Saturday, January 24, 2015

Can Trees Grow in the Desert?

Deserts make up about one third of the Earth's land area, an incredible amount considering that 70% of the Earth as a whole is covered by ocean. This desert area, defined as that which gets less than 10 inches of rain a year, cannot produce much of value for mankind or for wildlife.  In many of these deserts, there is sufficient rainfall for well adapted trees to grow, but that rainfall all falls over a very short period (sometimes in one monsoon rainstorm).  Most previous efforts at growing trees and other plants in the desert have focused on collecting water in large reservoirs and distributing it via canals to crops and trees.  This method is as old as civilization itself, but it is very wasteful and inefficient (as most water in open canals is subject to evaporation, and that within pipes frequently requires electricity to move).  Also, in many places (like the Sahara and increasingly in the southwest U.S.), there is not enough water to meet all demand.  So is there a way to grow trees in the desert without continuing irrigation - yes, with the Groasis Waterboxx PlantCocoon®.


The Deserts of the world are tan on this map from Climate.gov


The Groasis Waterboxx PlantCocoon (called the Waterboxx for short) was invented by Pieter Hoff, a Dutch tulip exporter who retired to find a way to help green the deserts.  After copying the best concepts nature had to offer (from the lessons of bird droppings to the Lotus Effect to capillary water), Mr. Hoff had developed the Waterboxx.  This device, which is initially filled up with 4 gallons of water, with another 10 poured into the soil where the plant is to be planted, is a self refilling water battery for trees and other plants.  The tree is planted in the central opening of the Waterboxx, and its roots grow straight down to access the soil water column released by the Waterboxx.  The Waterboxx collects dew whenever present and is completely refilled by just 4 inches of rainwater.  The whole process of the Waterboxx is explained below:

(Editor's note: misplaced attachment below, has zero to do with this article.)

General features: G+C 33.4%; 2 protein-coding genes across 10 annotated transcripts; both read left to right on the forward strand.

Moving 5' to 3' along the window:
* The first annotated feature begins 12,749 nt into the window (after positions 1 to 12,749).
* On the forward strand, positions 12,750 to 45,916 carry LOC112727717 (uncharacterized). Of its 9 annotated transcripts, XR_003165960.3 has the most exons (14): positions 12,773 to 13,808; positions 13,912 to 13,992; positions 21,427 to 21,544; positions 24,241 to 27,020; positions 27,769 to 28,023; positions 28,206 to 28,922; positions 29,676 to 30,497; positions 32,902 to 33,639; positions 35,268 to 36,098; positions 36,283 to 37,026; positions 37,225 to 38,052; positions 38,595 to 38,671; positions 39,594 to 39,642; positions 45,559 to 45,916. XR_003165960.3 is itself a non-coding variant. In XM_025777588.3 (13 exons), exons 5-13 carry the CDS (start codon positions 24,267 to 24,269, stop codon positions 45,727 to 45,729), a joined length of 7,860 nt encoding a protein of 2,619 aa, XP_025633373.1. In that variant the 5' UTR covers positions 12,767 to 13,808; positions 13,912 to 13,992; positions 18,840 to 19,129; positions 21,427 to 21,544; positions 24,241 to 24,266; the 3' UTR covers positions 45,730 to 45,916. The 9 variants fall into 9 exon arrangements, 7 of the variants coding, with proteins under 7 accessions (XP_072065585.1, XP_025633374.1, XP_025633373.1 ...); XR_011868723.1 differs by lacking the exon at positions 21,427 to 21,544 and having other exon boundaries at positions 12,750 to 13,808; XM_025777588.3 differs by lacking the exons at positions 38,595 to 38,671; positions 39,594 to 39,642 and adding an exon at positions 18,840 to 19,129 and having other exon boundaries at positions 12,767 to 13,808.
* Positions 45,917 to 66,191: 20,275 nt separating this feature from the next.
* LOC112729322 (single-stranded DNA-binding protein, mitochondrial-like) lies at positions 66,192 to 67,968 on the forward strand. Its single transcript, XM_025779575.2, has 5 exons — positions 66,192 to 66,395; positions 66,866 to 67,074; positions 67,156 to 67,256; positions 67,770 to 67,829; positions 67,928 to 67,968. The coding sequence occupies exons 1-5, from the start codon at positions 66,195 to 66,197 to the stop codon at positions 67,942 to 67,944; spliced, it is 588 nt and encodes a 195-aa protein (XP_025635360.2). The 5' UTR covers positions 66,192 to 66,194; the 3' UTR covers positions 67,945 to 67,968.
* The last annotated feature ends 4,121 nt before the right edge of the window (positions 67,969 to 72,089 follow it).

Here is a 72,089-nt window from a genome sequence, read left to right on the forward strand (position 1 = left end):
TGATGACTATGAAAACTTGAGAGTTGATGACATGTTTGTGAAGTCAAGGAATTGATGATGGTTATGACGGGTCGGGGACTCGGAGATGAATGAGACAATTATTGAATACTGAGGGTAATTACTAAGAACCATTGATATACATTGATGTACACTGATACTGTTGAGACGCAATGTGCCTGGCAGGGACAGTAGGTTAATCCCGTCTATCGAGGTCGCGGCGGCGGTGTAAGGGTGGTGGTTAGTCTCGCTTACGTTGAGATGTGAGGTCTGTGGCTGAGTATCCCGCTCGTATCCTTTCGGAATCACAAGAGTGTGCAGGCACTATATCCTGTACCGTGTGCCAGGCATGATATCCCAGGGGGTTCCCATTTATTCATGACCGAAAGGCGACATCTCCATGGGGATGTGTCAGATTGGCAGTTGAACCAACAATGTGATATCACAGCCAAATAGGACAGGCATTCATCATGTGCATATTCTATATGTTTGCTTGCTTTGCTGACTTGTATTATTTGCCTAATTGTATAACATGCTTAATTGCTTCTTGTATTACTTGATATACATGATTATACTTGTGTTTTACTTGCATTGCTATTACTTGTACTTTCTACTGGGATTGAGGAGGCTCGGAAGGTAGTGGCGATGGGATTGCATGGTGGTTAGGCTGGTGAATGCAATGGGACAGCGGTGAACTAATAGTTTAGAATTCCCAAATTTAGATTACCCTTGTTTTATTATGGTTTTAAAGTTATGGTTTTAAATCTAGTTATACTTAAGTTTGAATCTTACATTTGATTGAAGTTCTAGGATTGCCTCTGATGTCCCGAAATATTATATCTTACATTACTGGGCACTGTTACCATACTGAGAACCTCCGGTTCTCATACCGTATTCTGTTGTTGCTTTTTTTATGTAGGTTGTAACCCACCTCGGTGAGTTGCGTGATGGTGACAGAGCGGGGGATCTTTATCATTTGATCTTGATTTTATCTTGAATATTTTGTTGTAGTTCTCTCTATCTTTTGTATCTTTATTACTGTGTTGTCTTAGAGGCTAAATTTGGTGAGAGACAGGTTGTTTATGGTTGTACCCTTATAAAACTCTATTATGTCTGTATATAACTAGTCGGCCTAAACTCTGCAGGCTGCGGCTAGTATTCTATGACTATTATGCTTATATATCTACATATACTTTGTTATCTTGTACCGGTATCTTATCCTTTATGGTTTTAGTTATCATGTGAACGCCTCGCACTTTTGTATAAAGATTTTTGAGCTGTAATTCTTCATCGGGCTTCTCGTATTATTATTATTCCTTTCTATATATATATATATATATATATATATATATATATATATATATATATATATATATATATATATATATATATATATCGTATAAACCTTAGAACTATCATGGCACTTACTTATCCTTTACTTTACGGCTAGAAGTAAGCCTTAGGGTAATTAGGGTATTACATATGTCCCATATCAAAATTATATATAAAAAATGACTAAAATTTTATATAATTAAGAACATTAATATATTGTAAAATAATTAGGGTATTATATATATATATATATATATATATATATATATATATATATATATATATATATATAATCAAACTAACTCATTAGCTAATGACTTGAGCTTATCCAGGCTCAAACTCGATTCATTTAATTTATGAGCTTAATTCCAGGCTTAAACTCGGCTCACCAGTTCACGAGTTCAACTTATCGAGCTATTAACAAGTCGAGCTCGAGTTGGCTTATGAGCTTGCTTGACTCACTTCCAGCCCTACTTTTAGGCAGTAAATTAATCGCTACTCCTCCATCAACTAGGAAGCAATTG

The Groasis Waterboxx has been tested in several deserts around the world.  Its first large scale test was in the great Sahara Desert in Morocco.  Below you see the initial planting of Tamarix (salt cedar) trees in a land of nothing but dry sand.  This planting took place in 2010 initially.

october 2014
Setting up a Groasis Waterboxx to plant a Tamarix Tree in 2010 - From Groasis.com

These trees thrived.  Using the Waterboxx, tree plantings in Morocco had a 88% first year survival rate, compared to 11% with the non-Waterboxx trees, which were watered weekly.  When two trees are planted per Waterboxx (as intended) the chance that one of them survives is 99%.  The Waterboxx was left in place until the trees outgrew them, and the results are seen below.


grote afbeelding
The same Tamarix trees 4 years later in 2014 - also from Groasis


Tree plantings in the desert of Ecuador were even more impressive.  Below you see over one year's growth of a Beechwood tree planted with the Waterboxx.  Because deserts tend to be in areas with more sun (due to location and less cloud cover), once the critical shortage of water is solved by the Waterboxx, the desert can truly bloom.

14 month growth of a tree with the Waterboxx - compiled from photos at Groasis.com